7 Questions To Ask Before Signing Up For Payment Protection
Hard-working people sign up for a wide range of financial protections that make them feel secure. These include auto, homeowners, and life insurance policies, among others. These protections are triggered in the event of an accident or tragedy. But one of the safeguards that flies under the radar is payment protection programs. When people lose a job, suffer a disability, or cannot earn a weekly paycheck for other reasons, loan and credit card bills can accumulate. That’s largely why an increased number of people consider payment protection plans to bridge financial challenges and avoid falling behind.
How Payment Protection Works
Payment protection plans rank among the optional services local lenders and credit card companies offer. These programs generally allow borrowers to postpone making minimum loan or credit card payments during periods of economic disruption. The circumstances usually involve losing a job or being unable to work due to a disability or illness. In the event a loved one dies, a payment protection plan may include a death benefit that effectively cancels the debt.
In many cases, a payment protection plan involves the borrower paying a low monthly fee in exchange for not making payments during a crisis. It’s also essential to understand that these programs require applicants to meet certain thresholds. Payment protection plans can prove invaluable when everyday people face financial adversity. By conducting some due diligence, loan recipients and credit card users can make informed decisions on whether to enroll.
#1: What Does Payment Protection Cover?
It’s essential to understand that payment protection programs differ between lending institutions. Some offer short-term benefits, while others provide extended plans. The criteria for leveraging the benefits may also be significantly different. That being said, there are commonalities regarding what is usually covered. These may include the following.
- Involuntary loss of a job or income.
- Family leave of absence from work.
- Unforeseen illness or disability confirmed by a doctor.
The criteria involved in qualifying for payment protection benefits may disqualify certain claims. These often involve issues such as quitting a job, not revealing a pre-existing condition, or failing to maintain employment for a designated period before requesting payment protection.
#2: What Are The Qualifications To Use Payment Protection?
The qualifications for payment protection remain relatively low by comparison to other forgiveness programs. Applicants generally must demonstrate they are gainfully employed for a steady period. Documentation of income, including self-employment, is usually required. Health history involving things such as smoking cigarettes may also be part of the qualification process. Although such habits may not necessarily disqualify applicants, they may affect coverage and costs.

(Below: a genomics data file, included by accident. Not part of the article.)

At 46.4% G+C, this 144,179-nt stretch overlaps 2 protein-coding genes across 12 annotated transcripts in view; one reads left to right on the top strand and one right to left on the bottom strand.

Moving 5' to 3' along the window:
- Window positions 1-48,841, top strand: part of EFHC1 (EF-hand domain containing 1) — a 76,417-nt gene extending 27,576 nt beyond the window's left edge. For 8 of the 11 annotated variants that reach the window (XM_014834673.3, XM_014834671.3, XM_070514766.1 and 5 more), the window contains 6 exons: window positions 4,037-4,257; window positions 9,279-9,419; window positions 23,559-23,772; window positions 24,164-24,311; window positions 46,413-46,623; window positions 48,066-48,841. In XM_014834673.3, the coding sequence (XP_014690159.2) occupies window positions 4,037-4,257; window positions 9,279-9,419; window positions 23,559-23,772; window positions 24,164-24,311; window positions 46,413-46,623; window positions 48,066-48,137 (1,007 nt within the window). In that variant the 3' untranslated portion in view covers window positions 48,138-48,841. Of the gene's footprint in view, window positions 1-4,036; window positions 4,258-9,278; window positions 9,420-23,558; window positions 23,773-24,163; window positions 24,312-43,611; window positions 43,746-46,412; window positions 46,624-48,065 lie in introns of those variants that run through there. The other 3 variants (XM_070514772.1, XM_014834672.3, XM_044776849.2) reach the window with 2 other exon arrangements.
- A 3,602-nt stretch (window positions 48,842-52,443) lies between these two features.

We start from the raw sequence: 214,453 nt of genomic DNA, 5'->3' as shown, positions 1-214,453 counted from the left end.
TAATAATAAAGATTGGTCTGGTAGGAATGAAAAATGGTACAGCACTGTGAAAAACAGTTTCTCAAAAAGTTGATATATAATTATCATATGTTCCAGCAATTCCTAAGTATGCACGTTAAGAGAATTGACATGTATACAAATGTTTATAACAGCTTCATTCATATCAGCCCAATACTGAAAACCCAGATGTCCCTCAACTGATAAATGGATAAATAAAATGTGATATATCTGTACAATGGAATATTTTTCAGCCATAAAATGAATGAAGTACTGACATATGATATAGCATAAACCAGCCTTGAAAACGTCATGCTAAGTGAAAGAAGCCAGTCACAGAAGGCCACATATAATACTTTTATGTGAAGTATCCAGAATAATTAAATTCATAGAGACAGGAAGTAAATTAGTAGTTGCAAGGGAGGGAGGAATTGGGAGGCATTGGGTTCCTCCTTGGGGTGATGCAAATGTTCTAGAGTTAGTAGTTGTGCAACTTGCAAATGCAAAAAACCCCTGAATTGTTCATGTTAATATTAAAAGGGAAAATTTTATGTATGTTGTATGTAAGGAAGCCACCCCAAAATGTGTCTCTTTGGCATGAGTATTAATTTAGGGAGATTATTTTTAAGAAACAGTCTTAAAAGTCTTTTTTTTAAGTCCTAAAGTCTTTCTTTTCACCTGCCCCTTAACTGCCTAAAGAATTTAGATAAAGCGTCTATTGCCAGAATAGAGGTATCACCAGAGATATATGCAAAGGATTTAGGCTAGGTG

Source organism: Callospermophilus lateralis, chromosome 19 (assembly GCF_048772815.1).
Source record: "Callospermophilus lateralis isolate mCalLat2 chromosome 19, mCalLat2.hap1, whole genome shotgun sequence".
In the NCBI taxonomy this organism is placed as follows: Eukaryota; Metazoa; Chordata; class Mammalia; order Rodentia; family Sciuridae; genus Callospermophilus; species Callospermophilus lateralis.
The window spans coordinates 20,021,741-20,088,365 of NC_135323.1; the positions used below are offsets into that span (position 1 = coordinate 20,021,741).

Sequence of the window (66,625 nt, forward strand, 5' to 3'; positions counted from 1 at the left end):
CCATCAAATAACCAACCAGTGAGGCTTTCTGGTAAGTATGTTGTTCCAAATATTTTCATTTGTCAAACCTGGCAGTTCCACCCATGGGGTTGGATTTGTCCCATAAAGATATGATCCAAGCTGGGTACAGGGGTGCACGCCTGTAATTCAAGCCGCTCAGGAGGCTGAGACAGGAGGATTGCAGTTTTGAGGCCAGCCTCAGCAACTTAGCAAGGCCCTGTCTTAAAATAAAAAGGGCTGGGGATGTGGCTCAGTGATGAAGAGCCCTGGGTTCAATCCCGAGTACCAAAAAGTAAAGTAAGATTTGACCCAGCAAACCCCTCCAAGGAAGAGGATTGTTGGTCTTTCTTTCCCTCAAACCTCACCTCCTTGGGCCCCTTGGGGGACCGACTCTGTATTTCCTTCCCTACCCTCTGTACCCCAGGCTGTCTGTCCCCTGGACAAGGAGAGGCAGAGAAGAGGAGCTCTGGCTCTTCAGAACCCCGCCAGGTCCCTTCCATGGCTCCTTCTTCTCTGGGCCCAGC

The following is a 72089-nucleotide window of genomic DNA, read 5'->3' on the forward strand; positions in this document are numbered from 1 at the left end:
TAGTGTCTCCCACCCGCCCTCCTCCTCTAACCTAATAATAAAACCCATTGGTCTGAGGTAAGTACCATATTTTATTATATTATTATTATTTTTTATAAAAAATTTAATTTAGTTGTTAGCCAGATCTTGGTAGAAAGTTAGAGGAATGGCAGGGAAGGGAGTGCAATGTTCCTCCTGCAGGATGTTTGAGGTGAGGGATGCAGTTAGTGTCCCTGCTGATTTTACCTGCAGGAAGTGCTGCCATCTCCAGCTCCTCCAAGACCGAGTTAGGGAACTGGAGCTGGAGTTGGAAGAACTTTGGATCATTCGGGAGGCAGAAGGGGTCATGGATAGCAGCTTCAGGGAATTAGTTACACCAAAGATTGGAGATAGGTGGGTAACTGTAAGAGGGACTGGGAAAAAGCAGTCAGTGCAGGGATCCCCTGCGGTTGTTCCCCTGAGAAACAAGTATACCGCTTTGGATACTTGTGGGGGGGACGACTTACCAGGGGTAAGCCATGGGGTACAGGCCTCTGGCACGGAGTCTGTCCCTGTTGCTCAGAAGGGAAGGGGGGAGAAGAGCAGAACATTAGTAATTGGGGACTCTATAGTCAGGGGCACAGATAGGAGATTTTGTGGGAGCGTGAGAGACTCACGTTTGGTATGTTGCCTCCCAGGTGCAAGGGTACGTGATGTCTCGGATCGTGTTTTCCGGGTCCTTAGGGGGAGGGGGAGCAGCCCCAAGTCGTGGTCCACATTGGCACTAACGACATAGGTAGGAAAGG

#3: Is Payment Protection Optional?
The short answer is usually: Yes. Many credit card companies and community credit unions or banks offer payment protection plans as optional services. These low-cost plans are designed to protect things such as car loans, mortgages, lines of credit, and other personal loans.
#4: What is the Maximum Coverage Amount?
The maximum allowable benefits are determined in conjunction with the lender. Monetary limits are usually linked to specific loans or based on qualifying community members' monthly average income. Along with applicable funds, set time limits may also be included to bridge financial setbacks.
#5: What is the Cost for Payment Protection?
To say the cost of securing a payment protection plan is nominal would be something of an understatement. Many of these programs offer borrowers ongoing coverage for less than one dollar for upwards of thousands in monthly bill benefits. When securing a personal loan, mortgage, or revolving line of credit, the fees associated with payment protection seem barely noticeable.
#6: Do I Need to Decide if I Want Payment Protection Today?
There are two ways of looking at making an informed decision about payment protection benefits. Borrowers are not necessarily tasked with deciding when signing off on a loan or line of credit. But the risk of procrastinating puts everyday people in harm’s way. Once someone loses a job, falls ill, or needs to take a family leave to care for a loved one, payment protection plans may not be available.
Keep in mind that applicants must qualify by demonstrating steady employment. Signing up after an emergency occurs will not be a viable option. Although borrowers certainly can wait, it’s generally not a good financial strategy if you believe such plans are beneficial.
#7: How Do I Make a Claim?
Community credit unions and banks along with other lenders that offer protection plans can usually be contacted directly about processing a claim. People facing a financial shortfall can anticipate customer service professionals providing trusted guidance and details on the next best step. Common items that may be required include a letter from a treating physician, loss of job paperwork, or documentation of a necessary leave of absence. Many claims can be seamlessly processed online.
How to Get Payment Protection
Enjoying the security that comes with enrolling in a payment protection plan requires only a modest effort. Typically, local lenders offer protection plans alongside the approved loan paperwork as an additional option.
If you are considering applying for a new loan or are considering having payment protection added to an existing loan, contact your local credit union or community bank for trusted advice and a reliable payment protection program you can count on.